Australian farmer says human surgical plate found in belly of 1,500-pound croc, may lead to missing person

An Australian crocodile farmer says the discovery of a human orthopedic plate inside the belly of a 1,500-pound croc may be the clue that leads authorities to the fate of a missing person.

John Lever, owner of the Koorana Crocodile Farm in Coowonga, Queensland, said he discovered the surgical plate inside a 15-foot-5-inch croc called M.J. during an autopsy in June. The farm posted pictures of the huge reptile and its stomach contents on Facebook.

GIRL, 2, EATEN BY CROCODILES AFTER FALLING INTO A PIT ON FAMILY'S FARM

“It's the most unusual thing I've ever found," he told Australia’s ABC News. "All the rest of the things, they're dime a dozen, we find them every time we open up a big croc — but this was different.”

Lever had been told the surgical device was from a person's body and had been contacted by relatives of missing people anxious for clues.

Lever had been told the surgical device was from a person's body and had been contacted by relatives of missing people anxious for clues. (Koorana Crocodile Farm)

Lever estimated M.J. was 50 to 70 years old when he died.

He said the croc could’ve consumed the bone the plate was attached to by six stainless steel screws over 50 years ago. Any human tissue connected to the plate had been fully digested by the time M.J. died. The identification code had also been worn off.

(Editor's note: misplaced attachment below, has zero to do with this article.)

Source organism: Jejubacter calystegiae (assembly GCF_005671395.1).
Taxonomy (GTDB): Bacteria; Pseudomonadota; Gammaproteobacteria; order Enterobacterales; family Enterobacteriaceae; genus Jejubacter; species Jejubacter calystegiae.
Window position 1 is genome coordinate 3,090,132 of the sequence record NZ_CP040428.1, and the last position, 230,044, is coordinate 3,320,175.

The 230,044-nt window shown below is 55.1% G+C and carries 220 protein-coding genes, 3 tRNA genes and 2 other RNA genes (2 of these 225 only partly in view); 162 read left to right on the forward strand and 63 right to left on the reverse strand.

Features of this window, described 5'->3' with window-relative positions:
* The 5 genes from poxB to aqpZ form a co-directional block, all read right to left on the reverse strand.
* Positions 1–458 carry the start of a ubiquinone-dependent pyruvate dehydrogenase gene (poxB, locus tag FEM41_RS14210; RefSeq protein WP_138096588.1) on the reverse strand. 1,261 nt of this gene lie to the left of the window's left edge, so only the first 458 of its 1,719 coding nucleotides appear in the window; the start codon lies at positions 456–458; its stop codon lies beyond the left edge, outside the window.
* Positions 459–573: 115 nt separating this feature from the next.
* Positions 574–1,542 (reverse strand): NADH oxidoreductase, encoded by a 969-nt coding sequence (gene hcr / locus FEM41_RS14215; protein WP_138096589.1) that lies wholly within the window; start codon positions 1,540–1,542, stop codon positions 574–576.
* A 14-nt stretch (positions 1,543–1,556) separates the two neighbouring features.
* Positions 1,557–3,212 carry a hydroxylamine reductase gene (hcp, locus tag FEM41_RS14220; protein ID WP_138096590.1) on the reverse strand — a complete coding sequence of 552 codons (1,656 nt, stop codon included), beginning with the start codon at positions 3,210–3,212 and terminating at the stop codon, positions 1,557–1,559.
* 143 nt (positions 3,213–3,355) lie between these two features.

ALLIGATOR SEEN DRAGGING BADLY DECOMPOSED BODY INTO FLORIDA LAKE

Queensland police later opened a missing person investigation and asked Lever to bring the surgical plate to the Rockhampton station Friday, he said.

"We've had a couple of people get in touch with us about their relatives that have gone missing in the northern Queensland area and they're anxious to find out — there's been nothing heard of these people, they've just disappeared," Lever said. "We'll certainly keep these people informed of any new news that we can get."

The plate was found among numerous stones M.J. used as gastroliths to help grind up food, the farm said.

The plate was found among numerous stones M.J. used as gastroliths to help grind up food, the farm said. (Koorana Crocodile Farm)

Lever has contacted someone in England to help him find the manufacturer of the plate, ABC News reported. He is hoping to learn what decade the plate was used in and, if used by a human, who it might have belonged to.

CLICK HERE FOR THE FOX NEWS APP

The last fatal crocodile attack in Australia was in October when a woman was snatched while gathering mussels with her family in a waterhole in a remote part of the Northern Territory. A year earlier, a 79-year-old dementia patient was killed in Queensland after wandering from a nursing home at Port Douglas.

The crocodile population has exploded across the country's tropical north since the 1970s. Because saltwater crocodiles can live up to 70 years and grow throughout their lives — reaching up to 23 feet in length — the proportion of large crocodiles is also rising.

The Associated Press contributed to this report.